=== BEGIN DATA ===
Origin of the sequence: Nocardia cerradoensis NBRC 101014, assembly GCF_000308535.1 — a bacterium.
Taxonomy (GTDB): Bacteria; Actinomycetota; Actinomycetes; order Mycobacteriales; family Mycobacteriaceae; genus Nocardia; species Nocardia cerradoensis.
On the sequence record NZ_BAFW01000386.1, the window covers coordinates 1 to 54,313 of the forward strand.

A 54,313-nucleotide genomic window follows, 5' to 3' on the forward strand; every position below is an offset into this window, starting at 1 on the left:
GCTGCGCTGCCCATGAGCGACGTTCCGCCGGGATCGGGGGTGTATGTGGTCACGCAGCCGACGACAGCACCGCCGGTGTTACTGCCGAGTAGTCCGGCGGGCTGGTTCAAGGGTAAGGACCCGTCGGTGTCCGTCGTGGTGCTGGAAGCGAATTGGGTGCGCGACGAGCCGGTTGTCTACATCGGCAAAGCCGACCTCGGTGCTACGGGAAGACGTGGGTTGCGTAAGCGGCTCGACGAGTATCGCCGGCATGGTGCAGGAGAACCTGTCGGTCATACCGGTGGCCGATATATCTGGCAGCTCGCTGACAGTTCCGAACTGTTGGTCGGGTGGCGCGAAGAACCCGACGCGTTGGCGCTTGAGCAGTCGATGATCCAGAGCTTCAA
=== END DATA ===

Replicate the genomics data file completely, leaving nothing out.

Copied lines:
Origin of the sequence: Nocardia cerradoensis NBRC 101014, assembly GCF_000308535.1 — a bacterium.
Taxonomy (GTDB): Bacteria; Actinomycetota; Actinomycetes; order Mycobacteriales; family Mycobacteriaceae; genus Nocardia; species Nocardia cerradoensis.
On the sequence record NZ_BAFW01000386.1, the window covers coordinates 1 to 54,313 of the forward strand.

A 54,313-nucleotide genomic window follows, 5' to 3' on the forward strand; every position below is an offset into this window, starting at 1 on the left:
GCTGCGCTGCCCATGAGCGACGTTCCGCCGGGATCGGGGGTGTATGTGGTCACGCAGCCGACGACAGCACCGCCGGTGTTACTGCCGAGTAGTCCGGCGGGCTGGTTCAAGGGTAAGGACCCGTCGGTGTCCGTCGTGGTGCTGGAAGCGAATTGGGTGCGCGACGAGCCGGTTGTCTACATCGGCAAAGCCGACCTCGGTGCTACGGGAAGACGTGGGTTGCGTAAGCGGCTCGACGAGTATCGCCGGCATGGTGCAGGAGAACCTGTCGGTCATACCGGTGGCCGATATATCTGGCAGCTCGCTGACAGTTCCGAACTGTTGGTCGGGTGGCGCGAAGAACCCGACGCGTTGGCGCTTGAGCAGTCGATGATCCAGAGCTTCAA